Newspaper Page Text
Volume 125, No. 12
Festival is near
The seventh annual
Dogwood Festival is drawing
near and Perry is taking on the
appearance of a town in festi
In addition to the blooms
of dogwoods and azaleas, the
downtown area' is colored
with the addition of festival
flags and yellow ribbons at
began last jPSjpfJj
weekend with Itrp&Jp—
the naming of ||g§g|g|£p
the new Miss ssaaiiiifii
including Little Miss, Junior
Miss, Teen Miss and Miss
Events continue March 30
with the Idaka Club benefit
card game party at the Rozar
Park Community Center.
Events April 1 focus on
Carroll Street with a pancake
breakfast, a run and walk, the
annual arts and crafts display,
a parade, entertainment and
an attic sale downtown. At
Rozar Park, a softball tourna
ment and a tennis tournament
will be held.
Events April 2 focus on
Rozar Park where family and
friends day will be held. One
of the highlights will be a free
lunch, served by the Perry
City Council. Other activities
include a car show, horseshoe
competition, kid’s games, and
a pet parade.
Entertainment will include
an appearance by Cliff Patton
and Skeeter, and tethered bal
loon rides in the Brown and
Williamson hot air balloon.
The festival is sponsored
by the Perry Area Chamber of
Commerce. Committee Chair
Karen Nikitopoulos said addi
tional information is available
at the chamber by calling
Environmental officers for
the Houston County Health
Department inspected several
restaurants in the county dur
ing the period March 13-17.
All of the facilities passed the
Businesses, with their
addresses and scores are:
Angelina’s, 1500 Sam
Nunn Blvd., Perry; 93.
Bar, 1500 Sam Nunn Blvd.,
El Jalisiense, 115-A
Russell Parkway, Warner
Food Plus, 1424 Sam
Nunn Blvd., Perry; 100.
Happy Store No. 433, 517
N. Perry Parkway, Perry; 86.
Owen’s Ice Cream
(mobile) 617 Oakview
Square, Warner Robins; 100.
Perry Country Club
Concessions, 1000 N. Davis
Drive, Perry; 100.
Hospital, 1120 Morningsidc
Drive, Perry, 98
Rib Cage, 704 Carroll
Blvd., Perry; 88.
Seniors tapped, page 5A
Official Legal Organ for Houston County, the City of Perry and the State of Georgia
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■ Times-Journal Photo by Jj Johnson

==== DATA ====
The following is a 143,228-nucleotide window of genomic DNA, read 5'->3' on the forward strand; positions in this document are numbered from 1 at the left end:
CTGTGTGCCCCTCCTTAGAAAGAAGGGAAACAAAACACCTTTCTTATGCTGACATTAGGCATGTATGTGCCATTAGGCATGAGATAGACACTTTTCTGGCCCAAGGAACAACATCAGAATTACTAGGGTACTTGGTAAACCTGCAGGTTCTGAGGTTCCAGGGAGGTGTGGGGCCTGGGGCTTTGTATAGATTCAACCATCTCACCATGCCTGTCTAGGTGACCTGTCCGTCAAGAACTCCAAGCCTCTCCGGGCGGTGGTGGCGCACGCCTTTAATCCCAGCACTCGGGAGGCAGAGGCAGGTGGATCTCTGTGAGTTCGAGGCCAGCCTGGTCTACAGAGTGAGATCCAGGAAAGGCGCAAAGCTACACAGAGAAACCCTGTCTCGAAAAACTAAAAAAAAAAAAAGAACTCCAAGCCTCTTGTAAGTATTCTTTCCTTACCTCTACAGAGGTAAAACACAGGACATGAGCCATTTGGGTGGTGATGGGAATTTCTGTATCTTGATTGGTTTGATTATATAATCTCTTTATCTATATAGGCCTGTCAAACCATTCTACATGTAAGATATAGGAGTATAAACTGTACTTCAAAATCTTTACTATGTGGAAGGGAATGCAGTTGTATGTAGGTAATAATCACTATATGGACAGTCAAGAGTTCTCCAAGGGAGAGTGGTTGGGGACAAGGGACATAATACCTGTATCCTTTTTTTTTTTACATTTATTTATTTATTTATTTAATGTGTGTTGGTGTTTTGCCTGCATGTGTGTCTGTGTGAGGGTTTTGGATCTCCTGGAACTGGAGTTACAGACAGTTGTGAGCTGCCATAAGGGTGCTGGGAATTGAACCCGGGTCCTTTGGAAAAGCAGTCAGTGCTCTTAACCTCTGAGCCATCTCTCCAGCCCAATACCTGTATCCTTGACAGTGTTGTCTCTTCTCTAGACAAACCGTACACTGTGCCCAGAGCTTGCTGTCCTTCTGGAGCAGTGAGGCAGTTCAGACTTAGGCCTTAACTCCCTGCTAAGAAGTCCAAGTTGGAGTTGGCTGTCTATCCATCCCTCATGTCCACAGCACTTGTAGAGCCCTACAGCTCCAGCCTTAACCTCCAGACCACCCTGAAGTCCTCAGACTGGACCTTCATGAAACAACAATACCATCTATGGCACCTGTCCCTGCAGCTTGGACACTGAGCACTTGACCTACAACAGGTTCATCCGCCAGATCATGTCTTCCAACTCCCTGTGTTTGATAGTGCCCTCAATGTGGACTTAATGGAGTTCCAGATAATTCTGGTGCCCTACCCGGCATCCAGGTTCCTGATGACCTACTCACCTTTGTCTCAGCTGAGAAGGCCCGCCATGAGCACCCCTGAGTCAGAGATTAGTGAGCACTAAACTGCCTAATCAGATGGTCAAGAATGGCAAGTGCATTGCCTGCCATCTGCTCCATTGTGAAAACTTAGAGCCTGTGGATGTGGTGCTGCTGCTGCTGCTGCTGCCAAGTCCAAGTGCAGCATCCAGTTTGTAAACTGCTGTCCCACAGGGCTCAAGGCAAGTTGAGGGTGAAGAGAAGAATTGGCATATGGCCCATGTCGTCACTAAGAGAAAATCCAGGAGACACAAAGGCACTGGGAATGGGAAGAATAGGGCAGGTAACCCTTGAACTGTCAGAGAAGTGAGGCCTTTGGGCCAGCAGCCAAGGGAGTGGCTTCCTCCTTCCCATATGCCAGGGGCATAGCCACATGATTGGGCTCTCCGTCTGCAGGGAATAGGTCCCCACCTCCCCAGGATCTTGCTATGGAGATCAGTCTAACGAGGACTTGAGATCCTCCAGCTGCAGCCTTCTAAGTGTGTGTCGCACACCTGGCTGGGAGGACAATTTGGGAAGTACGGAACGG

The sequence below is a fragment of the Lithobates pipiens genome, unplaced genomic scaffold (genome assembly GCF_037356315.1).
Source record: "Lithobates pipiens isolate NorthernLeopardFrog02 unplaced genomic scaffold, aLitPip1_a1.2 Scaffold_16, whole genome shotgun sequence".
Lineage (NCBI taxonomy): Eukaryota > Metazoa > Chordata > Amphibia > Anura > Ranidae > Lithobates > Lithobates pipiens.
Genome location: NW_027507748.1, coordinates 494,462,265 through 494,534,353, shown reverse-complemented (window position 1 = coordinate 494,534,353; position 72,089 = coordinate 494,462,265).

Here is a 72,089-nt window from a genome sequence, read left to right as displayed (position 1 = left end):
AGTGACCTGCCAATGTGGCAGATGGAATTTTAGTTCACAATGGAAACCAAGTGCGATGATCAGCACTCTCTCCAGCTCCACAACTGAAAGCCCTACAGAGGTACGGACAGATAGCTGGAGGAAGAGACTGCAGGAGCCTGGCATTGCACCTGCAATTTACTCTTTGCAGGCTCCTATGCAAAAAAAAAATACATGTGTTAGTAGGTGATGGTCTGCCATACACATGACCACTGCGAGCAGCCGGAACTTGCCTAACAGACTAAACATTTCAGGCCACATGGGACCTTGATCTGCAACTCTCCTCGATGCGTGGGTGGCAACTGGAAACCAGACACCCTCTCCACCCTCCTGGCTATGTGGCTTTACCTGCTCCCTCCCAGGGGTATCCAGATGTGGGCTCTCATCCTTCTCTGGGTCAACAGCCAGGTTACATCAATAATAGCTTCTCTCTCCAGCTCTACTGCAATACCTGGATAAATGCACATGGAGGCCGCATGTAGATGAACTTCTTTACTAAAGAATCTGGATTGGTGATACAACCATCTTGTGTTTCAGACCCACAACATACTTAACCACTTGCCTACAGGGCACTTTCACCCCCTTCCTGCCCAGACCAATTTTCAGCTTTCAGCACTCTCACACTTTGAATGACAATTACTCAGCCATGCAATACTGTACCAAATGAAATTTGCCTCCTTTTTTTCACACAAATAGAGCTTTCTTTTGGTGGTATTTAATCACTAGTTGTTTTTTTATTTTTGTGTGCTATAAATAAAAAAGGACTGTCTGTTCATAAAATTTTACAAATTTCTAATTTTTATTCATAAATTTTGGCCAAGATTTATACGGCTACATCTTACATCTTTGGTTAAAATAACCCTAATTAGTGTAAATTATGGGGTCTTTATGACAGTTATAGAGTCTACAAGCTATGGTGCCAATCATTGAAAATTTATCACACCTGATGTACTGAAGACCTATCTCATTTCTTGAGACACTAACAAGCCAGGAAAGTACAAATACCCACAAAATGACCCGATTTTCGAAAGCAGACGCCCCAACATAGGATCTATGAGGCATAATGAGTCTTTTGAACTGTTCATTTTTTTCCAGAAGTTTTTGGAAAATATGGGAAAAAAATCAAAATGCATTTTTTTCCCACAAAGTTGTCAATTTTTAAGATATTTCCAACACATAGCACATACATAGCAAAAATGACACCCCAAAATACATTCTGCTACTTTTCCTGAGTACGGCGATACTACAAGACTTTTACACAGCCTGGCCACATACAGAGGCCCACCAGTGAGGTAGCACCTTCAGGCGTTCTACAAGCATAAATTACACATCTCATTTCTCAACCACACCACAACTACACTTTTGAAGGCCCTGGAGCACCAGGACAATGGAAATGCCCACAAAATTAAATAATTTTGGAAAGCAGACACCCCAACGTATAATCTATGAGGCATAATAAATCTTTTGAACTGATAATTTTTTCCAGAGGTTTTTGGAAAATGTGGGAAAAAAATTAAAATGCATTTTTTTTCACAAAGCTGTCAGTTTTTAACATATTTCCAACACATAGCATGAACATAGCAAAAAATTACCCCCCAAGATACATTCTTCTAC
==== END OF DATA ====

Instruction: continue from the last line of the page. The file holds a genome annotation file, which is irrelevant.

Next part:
WORKING THE CROWD Former President Jimmy Carter (right) speaks to a two-year-old
while working the crowd outside the Butler Brown Gallery March 16. Carter and his wife spoke to
and shook hands with many of the approximately 250 persons gathered at the gallery.
President Carter visits Perry
Promotes new poetry book during visit to Butler Brown Gallery
By PAULINE LEWIS
Flashing his famous smile, for
mer President Jimmy Carter looked
like a favorite son on a campaign
trail as he worked his way through
the crowd of 250 to reach the Butler
Brown Gallery March 16.
The occasion was a local cele
bration of the success of his latest
book, “Always a Reckoning,” a
book of poetry, which is a new ven
ture for him. Its success has been
measured by sales and the fact that
it has been on the best-sellers list for
six consecutive weeks and is in its
Admitting that he was a little
timid about publishing his poetry
after having his first attempts reject
ed by several magazines, he kept
trying until he “got better”.
He had insisted that local artist
Butler Brown paint the cover for his
book, against the wishes of the pub
lishers to have their own artists do
the work. Carter’s revelation over
national television in 1976 that his
wife, Rosalynn Carter, had given
him Butler Brown paintings for his
Christmas gift, helped give national
prominence to Brown’s career.
On this occasion, Brown took
great pleasure in presenting the
original painting of the cover to
Carter for the Carter Library.
On hand to greet the Carters offi
cially were Mayor Jim Worrall of
Perry, Mayor Donald Walker of
Warner Robins and Sherrill
Stafford, Chairman of the Houston